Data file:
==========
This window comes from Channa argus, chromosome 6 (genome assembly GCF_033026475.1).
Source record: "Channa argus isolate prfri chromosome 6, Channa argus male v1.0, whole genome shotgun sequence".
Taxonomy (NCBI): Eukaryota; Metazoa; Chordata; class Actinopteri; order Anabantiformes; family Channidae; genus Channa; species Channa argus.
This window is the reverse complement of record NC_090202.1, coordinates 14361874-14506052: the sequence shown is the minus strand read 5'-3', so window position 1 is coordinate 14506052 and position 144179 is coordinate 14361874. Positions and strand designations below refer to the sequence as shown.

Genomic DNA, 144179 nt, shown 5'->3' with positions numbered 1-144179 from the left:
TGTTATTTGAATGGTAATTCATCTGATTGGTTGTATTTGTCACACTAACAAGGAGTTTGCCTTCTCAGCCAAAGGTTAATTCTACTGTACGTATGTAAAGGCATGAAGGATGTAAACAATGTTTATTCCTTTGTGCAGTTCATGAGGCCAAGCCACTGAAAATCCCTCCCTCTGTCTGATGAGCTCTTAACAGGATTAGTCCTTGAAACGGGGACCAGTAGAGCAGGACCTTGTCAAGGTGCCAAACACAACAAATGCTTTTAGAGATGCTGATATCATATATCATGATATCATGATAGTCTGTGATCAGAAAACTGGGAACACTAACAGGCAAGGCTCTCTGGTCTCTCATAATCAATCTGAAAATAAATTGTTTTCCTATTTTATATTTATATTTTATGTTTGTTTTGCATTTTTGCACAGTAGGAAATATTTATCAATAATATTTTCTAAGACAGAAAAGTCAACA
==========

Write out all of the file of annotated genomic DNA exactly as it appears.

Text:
This window comes from Channa argus, chromosome 6 (genome assembly GCF_033026475.1).
Source record: "Channa argus isolate prfri chromosome 6, Channa argus male v1.0, whole genome shotgun sequence".
Taxonomy (NCBI): Eukaryota; Metazoa; Chordata; class Actinopteri; order Anabantiformes; family Channidae; genus Channa; species Channa argus.
This window is the reverse complement of record NC_090202.1, coordinates 14361874-14506052: the sequence shown is the minus strand read 5'-3', so window position 1 is coordinate 14506052 and position 144179 is coordinate 14361874. Positions and strand designations below refer to the sequence as shown.

Genomic DNA, 144179 nt, shown 5'->3' with positions numbered 1-144179 from the left:
TGTTATTTGAATGGTAATTCATCTGATTGGTTGTATTTGTCACACTAACAAGGAGTTTGCCTTCTCAGCCAAAGGTTAATTCTACTGTACGTATGTAAAGGCATGAAGGATGTAAACAATGTTTATTCCTTTGTGCAGTTCATGAGGCCAAGCCACTGAAAATCCCTCCCTCTGTCTGATGAGCTCTTAACAGGATTAGTCCTTGAAACGGGGACCAGTAGAGCAGGACCTTGTCAAGGTGCCAAACACAACAAATGCTTTTAGAGATGCTGATATCATATATCATGATATCATGATAGTCTGTGATCAGAAAACTGGGAACACTAACAGGCAAGGCTCTCTGGTCTCTCATAATCAATCTGAAAATAAATTGTTTTCCTATTTTATATTTATATTTTATGTTTGTTTTGCATTTTTGCACAGTAGGAAATATTTATCAATAATATTTTCTAAGACAGAAAAGTCAACA